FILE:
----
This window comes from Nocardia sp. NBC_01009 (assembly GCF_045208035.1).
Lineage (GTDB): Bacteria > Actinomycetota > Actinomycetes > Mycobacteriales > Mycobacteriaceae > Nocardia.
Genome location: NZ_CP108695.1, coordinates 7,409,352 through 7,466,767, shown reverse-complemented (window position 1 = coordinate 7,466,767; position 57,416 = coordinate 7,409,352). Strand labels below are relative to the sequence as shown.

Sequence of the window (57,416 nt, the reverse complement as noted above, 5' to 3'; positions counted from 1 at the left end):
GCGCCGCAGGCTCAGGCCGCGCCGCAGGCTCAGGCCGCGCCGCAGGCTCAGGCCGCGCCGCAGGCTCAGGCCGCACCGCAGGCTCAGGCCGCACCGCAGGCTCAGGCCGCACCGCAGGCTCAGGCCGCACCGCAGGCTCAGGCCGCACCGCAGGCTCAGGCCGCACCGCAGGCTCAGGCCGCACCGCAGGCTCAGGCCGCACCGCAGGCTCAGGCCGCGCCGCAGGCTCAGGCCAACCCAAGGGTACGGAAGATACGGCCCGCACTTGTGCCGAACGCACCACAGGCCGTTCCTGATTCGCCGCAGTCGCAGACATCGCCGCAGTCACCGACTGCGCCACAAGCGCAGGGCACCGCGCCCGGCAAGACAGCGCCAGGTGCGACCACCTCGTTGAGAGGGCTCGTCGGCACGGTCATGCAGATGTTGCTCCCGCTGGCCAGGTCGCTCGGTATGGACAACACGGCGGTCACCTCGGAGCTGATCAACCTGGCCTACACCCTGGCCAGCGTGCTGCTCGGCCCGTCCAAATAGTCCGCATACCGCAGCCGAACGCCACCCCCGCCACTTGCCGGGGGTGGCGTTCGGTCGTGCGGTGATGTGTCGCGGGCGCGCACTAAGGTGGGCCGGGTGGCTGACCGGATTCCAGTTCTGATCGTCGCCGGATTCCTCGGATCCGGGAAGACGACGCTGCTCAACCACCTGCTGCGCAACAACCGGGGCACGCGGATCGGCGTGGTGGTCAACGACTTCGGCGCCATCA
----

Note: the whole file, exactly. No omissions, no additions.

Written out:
This window comes from Nocardia sp. NBC_01009 (assembly GCF_045208035.1).
Lineage (GTDB): Bacteria > Actinomycetota > Actinomycetes > Mycobacteriales > Mycobacteriaceae > Nocardia.
Genome location: NZ_CP108695.1, coordinates 7,409,352 through 7,466,767, shown reverse-complemented (window position 1 = coordinate 7,466,767; position 57,416 = coordinate 7,409,352). Strand labels below are relative to the sequence as shown.

Sequence of the window (57,416 nt, the reverse complement as noted above, 5' to 3'; positions counted from 1 at the left end):
GCGCCGCAGGCTCAGGCCGCGCCGCAGGCTCAGGCCGCGCCGCAGGCTCAGGCCGCGCCGCAGGCTCAGGCCGCACCGCAGGCTCAGGCCGCACCGCAGGCTCAGGCCGCACCGCAGGCTCAGGCCGCACCGCAGGCTCAGGCCGCACCGCAGGCTCAGGCCGCACCGCAGGCTCAGGCCGCACCGCAGGCTCAGGCCGCACCGCAGGCTCAGGCCGCGCCGCAGGCTCAGGCCAACCCAAGGGTACGGAAGATACGGCCCGCACTTGTGCCGAACGCACCACAGGCCGTTCCTGATTCGCCGCAGTCGCAGACATCGCCGCAGTCACCGACTGCGCCACAAGCGCAGGGCACCGCGCCCGGCAAGACAGCGCCAGGTGCGACCACCTCGTTGAGAGGGCTCGTCGGCACGGTCATGCAGATGTTGCTCCCGCTGGCCAGGTCGCTCGGTATGGACAACACGGCGGTCACCTCGGAGCTGATCAACCTGGCCTACACCCTGGCCAGCGTGCTGCTCGGCCCGTCCAAATAGTCCGCATACCGCAGCCGAACGCCACCCCCGCCACTTGCCGGGGGTGGCGTTCGGTCGTGCGGTGATGTGTCGCGGGCGCGCACTAAGGTGGGCCGGGTGGCTGACCGGATTCCAGTTCTGATCGTCGCCGGATTCCTCGGATCCGGGAAGACGACGCTGCTCAACCACCTGCTGCGCAACAACCGGGGCACGCGGATCGGCGTGGTGGTCAACGACTTCGGCGCCATCA